Concussion Return to Activity – The What, How & When

By June 1, 2019 June 8th, 2019 Blog

Concussion Return to Activity – the what, how & when

The American Medical Society of Sports Medicine recently published a position statement on concussions in sport.1 This statement covers many aspects of concussion management. I will be focusing only on their return to activity recommendations and how, if at all, they alter my current practices that follow the Berlin Consensus Statement of 2016. 2 According to the studies referenced, 80-90% of older adolescents and adults resolve their sports concussions (number of previous concussions not specified) in 2 weeks. When it comes to younger individuals (no definition provided) it takes about 4 weeks to resolve. The best predictors of recovery are the number and severity of acute and subacute symptoms. Subacute headaches and depression are risk factors for prolonged symptoms beyond 1 month. Cited research by Leddy J. et al. indicates that lower symptom-limited heart rate thresholds during graded treadmill testing, are additional predictors of prolonged recovery.3

This positional statement advocates using the term Persistent Post Concussion Symptoms (PPCS) where the timeframe is greater than 2 weeks for older adolescents / adults and greater than 4 weeks for younger youth. Most clinicians use 3 months as the bench mark for a concussion vs. Post-concussion Syndrome. The authors prefer the PPCS title and timeframe rather than Post-concussion syndrome (PCS) because they say the diagnostic criteria for PCS are often not used consistently. Further complicating the matter are differences between the ICD-10 and DSM V diagnostic criteria for PCS in the numbers, type and lengths of symptoms.

Unchanged from the Berlin Consensus document are the following:

  • 24-48 hours of physical and cognitive rest.
  • Thereafter the patient should be instructed to gradually increase activity while keeping below the symptom-exacerbation level.

With respect to PPCS (i.e. > 1 month), the Positional Statement has additional recommendations concerning return to activity:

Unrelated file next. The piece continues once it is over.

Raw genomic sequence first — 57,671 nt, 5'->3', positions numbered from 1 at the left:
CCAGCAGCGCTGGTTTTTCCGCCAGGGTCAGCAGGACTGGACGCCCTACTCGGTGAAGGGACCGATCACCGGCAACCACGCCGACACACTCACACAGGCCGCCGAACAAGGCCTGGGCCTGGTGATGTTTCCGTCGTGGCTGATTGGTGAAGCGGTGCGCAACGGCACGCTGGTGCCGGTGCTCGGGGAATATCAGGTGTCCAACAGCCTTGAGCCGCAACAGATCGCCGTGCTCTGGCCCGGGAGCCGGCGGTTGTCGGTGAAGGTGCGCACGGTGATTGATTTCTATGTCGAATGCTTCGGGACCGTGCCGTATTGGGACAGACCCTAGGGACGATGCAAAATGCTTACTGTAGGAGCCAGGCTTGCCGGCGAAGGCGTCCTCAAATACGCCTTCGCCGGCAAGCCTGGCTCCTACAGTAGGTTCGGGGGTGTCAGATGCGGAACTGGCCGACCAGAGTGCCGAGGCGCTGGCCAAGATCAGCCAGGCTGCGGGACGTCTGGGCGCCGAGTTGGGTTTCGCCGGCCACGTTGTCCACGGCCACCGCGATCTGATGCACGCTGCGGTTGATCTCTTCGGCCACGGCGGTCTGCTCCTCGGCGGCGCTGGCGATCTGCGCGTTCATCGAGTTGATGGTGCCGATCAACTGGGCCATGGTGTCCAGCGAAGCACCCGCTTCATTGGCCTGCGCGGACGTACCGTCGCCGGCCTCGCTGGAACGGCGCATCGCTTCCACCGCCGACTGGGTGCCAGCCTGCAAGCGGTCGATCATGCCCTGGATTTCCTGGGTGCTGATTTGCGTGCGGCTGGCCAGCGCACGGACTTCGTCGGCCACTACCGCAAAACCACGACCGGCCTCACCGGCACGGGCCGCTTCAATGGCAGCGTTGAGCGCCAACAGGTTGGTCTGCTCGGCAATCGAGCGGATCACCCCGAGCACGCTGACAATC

• Ongoing symptoms may or may not be concussion related. They may be as much, or more, related to a worsening of pre-concussion issues (e.g. neck, migraine and psychological).
  • Cognitive and physical activity / exercise undertaken or prescribed should not worsen symptoms.
  • Previously Leddy et al. had recommended doing grade exercise testing (e.g. BCTT) no sooner than 3 weeks post injury. The BCTT or equivalent may now be safely done in adolescents as early as 1 week post injury.3 Other ages were not tested, but as adolescents, particularly younger youth, are as a group more vulnerable, it stands to reason that this timeframe would extend to adults.
  • Individualized symptom-limited “return to learn” strategies should be employed.
  • Progressive graduated return to sport & play should be used, with at least 24 hours without return of symptoms before advancing to the next stage.
  • There are no widely accepted return-to-driving protocols, other than a knowledgeable MD discussing risk management on a case by case basis. (Note: in Ontario, restriction & return to driving instructions can only be made by an MD or Nurse Practitioner).
  • According to the authors, Second Impact Syndrome is rare and controversial and seems mostly limited to pediatric and adolescent individuals. Beyond this, concussed children are not discussed and the senior population group is not referenced. (Note: Ontario’s Rowan’s Law about concussion safety and return to play mandates a much stricter interpretation of when and how children and youth can return to sport.)
  • There are no evidence-based criteria for retiring an athlete from a given sport(s). The positional statement says many factors need to be included: length of resolution, developing concussions with less and less force, increasing severity of concussions, post-traumatic seizures, and persistent neurological deficits. In my opinion this also needs to be done by a knowledgeable MD rather than a rehab clinician.